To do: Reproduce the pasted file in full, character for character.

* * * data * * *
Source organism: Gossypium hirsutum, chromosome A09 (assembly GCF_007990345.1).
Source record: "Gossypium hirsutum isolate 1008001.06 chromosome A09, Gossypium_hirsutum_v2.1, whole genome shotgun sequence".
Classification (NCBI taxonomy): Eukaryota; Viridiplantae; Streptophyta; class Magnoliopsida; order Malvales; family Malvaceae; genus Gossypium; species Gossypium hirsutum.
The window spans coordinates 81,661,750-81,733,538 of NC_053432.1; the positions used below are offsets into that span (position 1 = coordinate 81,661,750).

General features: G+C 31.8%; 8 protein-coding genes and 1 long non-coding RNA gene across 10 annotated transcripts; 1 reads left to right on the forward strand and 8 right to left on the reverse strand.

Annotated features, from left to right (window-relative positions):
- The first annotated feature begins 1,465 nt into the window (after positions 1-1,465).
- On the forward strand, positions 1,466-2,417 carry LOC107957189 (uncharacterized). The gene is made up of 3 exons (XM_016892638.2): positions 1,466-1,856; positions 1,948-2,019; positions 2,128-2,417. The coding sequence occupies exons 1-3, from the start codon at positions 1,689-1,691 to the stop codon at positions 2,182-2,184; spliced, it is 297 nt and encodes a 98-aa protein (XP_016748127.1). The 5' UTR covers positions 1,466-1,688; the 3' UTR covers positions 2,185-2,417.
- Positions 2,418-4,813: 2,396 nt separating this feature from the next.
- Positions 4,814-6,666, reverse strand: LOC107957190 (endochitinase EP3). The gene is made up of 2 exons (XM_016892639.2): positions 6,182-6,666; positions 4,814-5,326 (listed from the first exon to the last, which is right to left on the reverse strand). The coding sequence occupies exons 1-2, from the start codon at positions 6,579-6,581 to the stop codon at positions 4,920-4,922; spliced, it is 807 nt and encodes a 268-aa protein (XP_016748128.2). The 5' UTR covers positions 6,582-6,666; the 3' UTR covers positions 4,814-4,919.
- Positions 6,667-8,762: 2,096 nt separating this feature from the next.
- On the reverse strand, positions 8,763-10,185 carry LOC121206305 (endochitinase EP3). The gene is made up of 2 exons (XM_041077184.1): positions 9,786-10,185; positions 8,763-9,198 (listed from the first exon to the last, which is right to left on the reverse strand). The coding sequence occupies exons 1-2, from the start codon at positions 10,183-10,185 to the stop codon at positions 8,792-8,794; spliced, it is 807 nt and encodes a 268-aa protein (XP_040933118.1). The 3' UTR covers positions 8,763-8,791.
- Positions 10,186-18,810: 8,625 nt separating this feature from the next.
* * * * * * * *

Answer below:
Source organism: Gossypium hirsutum, chromosome A09 (assembly GCF_007990345.1).
Source record: "Gossypium hirsutum isolate 1008001.06 chromosome A09, Gossypium_hirsutum_v2.1, whole genome shotgun sequence".
Classification (NCBI taxonomy): Eukaryota; Viridiplantae; Streptophyta; class Magnoliopsida; order Malvales; family Malvaceae; genus Gossypium; species Gossypium hirsutum.
The window spans coordinates 81,661,750-81,733,538 of NC_053432.1; the positions used below are offsets into that span (position 1 = coordinate 81,661,750).

General features: G+C 31.8%; 8 protein-coding genes and 1 long non-coding RNA gene across 10 annotated transcripts; 1 reads left to right on the forward strand and 8 right to left on the reverse strand.

Annotated features, from left to right (window-relative positions):
- The first annotated feature begins 1,465 nt into the window (after positions 1-1,465).
- On the forward strand, positions 1,466-2,417 carry LOC107957189 (uncharacterized). The gene is made up of 3 exons (XM_016892638.2): positions 1,466-1,856; positions 1,948-2,019; positions 2,128-2,417. The coding sequence occupies exons 1-3, from the start codon at positions 1,689-1,691 to the stop codon at positions 2,182-2,184; spliced, it is 297 nt and encodes a 98-aa protein (XP_016748127.1). The 5' UTR covers positions 1,466-1,688; the 3' UTR covers positions 2,185-2,417.
- Positions 2,418-4,813: 2,396 nt separating this feature from the next.
- Positions 4,814-6,666, reverse strand: LOC107957190 (endochitinase EP3). The gene is made up of 2 exons (XM_016892639.2): positions 6,182-6,666; positions 4,814-5,326 (listed from the first exon to the last, which is right to left on the reverse strand). The coding sequence occupies exons 1-2, from the start codon at positions 6,579-6,581 to the stop codon at positions 4,920-4,922; spliced, it is 807 nt and encodes a 268-aa protein (XP_016748128.2). The 5' UTR covers positions 6,582-6,666; the 3' UTR covers positions 4,814-4,919.
- Positions 6,667-8,762: 2,096 nt separating this feature from the next.
- On the reverse strand, positions 8,763-10,185 carry LOC121206305 (endochitinase EP3). The gene is made up of 2 exons (XM_041077184.1): positions 9,786-10,185; positions 8,763-9,198 (listed from the first exon to the last, which is right to left on the reverse strand). The coding sequence occupies exons 1-2, from the start codon at positions 10,183-10,185 to the stop codon at positions 8,792-8,794; spliced, it is 807 nt and encodes a 268-aa protein (XP_040933118.1). The 3' UTR covers positions 8,763-8,791.
- Positions 10,186-18,810: 8,625 nt separating this feature from the next.